The spring of 1968 brought considerable activity, with both the 135th and 175th being called out to help quell rioting in Baltimore following the assassination of Dr. Martin Luther King, Jr., and elements of the 175th being federalized and deployed to Cannon Air Force Base, N.M., in response to the USS Pueblo (AGER-2) in Korea. While mobilized, the unit conducted fighter ground attack training for Air Force pilots designated to be forward air controllers. The unit returned to Maryland and demobilized in December.
The Maryland Air National Guard endured multiple changes in designation and equipment during the 1970s. The 135th Special Operations Group switched first to a tactical air support role, where it flew forward air controller missions with O-2A Skymasters, then in 1977, assumed a new mission and was redesignated the 135th Tactical Airlift Group and equipped with the de Havilland C-7A Caribou. In 1980, the unit converted to the C-130 Hercules aircraft.
The 175th Tactical Fighter Group also changed aircraft to meet the evolving needs of the Air Force. In 1970, the 175th turned in its F-86s and received A-37 Dragonflies in their place. Nine years later, in 1979, the unit was re-equipped with brand new A-10 Thunderbolt II aircraft from the Fairchild factory in Hagerstown, Maryland.
The military facilities at Martin State Airport were formally renamed the Warfield Air National Guard Base in honor of Maj Gen (Ret) Edwin Warfield III, former Adjutant General of Maryland, in 1982 and the base has since been known as Warfield Air National Guard Base. The civilian portion of the field had been obtained by the state and renamed Martin State Airport in 1975.
Gulf War and Peacekeeping
Despite the end of the Cold War, the Maryland Air National Guard remained heavily involved in operations around the world through the remainder of the century. During the build-up to the 1991 Persian Gulf War, a number of unit personnel were mobilized to fill support roles. Three Maryland C-130s were mobilized and deployed to Germany to “backfill” for aircraft being sent into the combat theater, while the unit’s Mobile Aerial Port Flight was called up and sent to Dover Air Force Base, Del. The same year, the 175th won Gunsmoke, the U.S. Air Force Worldwide Gunnery Competition, earning recognition as the best fighter unit in the Air Force.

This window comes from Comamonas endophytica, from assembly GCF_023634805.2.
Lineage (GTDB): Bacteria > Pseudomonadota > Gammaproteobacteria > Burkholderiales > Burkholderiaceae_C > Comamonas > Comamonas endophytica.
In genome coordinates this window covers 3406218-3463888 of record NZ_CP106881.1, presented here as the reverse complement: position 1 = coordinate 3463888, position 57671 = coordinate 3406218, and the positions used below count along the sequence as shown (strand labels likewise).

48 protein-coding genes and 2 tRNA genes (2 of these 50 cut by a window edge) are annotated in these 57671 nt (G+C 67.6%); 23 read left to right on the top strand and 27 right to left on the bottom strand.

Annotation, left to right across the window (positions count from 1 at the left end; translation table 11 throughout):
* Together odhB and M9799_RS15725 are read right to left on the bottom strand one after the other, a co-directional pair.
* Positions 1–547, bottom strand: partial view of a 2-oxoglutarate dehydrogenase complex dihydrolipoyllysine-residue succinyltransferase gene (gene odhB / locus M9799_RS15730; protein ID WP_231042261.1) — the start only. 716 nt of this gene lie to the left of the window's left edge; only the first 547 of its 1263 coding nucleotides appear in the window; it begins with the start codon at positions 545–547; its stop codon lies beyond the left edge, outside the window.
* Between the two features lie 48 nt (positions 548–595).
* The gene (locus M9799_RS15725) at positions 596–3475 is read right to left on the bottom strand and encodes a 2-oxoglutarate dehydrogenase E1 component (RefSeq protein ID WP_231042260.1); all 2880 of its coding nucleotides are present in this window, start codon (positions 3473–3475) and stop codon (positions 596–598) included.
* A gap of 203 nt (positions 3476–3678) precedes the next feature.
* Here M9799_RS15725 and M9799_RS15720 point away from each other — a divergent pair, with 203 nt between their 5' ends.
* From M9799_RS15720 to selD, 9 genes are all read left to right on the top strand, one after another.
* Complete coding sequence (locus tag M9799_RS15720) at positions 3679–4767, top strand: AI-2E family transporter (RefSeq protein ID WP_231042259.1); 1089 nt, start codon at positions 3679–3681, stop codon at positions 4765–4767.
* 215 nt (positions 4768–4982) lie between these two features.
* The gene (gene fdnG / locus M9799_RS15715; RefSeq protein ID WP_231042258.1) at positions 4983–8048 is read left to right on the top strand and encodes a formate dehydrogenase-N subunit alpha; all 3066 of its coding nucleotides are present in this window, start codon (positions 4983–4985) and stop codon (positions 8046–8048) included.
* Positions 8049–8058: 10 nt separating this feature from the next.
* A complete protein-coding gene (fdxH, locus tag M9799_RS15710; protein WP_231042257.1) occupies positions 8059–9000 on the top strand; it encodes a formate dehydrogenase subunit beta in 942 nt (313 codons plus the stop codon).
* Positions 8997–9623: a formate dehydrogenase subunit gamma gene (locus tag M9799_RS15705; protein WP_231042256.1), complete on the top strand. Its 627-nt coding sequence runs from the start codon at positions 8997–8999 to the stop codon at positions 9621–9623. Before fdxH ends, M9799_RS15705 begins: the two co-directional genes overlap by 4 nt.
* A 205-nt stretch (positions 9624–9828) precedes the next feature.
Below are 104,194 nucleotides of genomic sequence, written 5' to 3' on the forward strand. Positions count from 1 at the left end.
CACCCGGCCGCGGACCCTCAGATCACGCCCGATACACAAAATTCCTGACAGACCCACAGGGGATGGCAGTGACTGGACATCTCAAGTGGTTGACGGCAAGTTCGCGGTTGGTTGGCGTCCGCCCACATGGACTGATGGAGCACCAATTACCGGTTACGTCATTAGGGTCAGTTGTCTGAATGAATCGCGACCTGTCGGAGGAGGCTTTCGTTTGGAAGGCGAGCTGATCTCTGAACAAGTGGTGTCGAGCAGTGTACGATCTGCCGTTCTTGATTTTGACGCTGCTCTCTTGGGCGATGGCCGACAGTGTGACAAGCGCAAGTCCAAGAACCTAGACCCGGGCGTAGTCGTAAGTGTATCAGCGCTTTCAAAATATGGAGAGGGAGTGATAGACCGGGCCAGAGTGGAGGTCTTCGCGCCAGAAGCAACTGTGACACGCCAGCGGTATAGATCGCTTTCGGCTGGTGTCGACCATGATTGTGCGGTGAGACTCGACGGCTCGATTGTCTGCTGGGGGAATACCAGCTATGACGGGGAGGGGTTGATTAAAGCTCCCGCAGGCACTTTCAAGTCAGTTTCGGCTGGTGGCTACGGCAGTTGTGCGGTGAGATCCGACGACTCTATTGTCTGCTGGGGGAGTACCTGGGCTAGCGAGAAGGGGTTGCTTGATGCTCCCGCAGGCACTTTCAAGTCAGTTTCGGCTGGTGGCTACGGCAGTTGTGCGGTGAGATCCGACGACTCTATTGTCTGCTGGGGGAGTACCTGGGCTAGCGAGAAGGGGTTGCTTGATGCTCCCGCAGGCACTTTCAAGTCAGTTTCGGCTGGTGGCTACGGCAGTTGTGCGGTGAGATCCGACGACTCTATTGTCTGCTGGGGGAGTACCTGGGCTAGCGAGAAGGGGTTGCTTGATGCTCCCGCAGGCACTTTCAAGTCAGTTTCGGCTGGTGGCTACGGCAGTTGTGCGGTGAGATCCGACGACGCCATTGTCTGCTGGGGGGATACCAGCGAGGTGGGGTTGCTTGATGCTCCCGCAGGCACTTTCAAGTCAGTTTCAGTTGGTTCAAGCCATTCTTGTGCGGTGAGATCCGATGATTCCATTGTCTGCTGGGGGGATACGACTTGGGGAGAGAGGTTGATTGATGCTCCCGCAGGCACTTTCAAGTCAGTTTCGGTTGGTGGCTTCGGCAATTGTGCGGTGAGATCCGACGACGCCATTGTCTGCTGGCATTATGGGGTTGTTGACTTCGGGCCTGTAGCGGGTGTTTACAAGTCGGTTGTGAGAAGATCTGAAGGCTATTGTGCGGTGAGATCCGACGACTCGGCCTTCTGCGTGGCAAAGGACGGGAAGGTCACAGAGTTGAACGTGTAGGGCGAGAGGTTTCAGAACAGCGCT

The 135th participated in humanitarian relief efforts in Somalia, peacekeeping and humanitarian relief in Bosnia, the U.S. intervention in Haiti, and enforcement of U.N. sanctions against Iraq during the 1990s. A-10s from the 175th were likewise kept busy patrolling the skies over Bosnia-Herzegovina as a part of the U.N./NATO task force and enforcing the “no-fly” zone over southern Iraq, where it was called upon to fly retaliatory strikes against Iraqi targets.
On 15 June 1996, the two flying groups of the Maryland Air National Guard merged to form the 175th Wing. The 175th Wing, which carries on the lineage and honors of the 175th Fighter Group, is a composite organization with an Air Combat Command-gained fighter unit, and Air Mobility Command-gained airlift unit, a U.S. Air Forces in Europe-gained civil engineer flight, and, since 2006, an information operations squadron.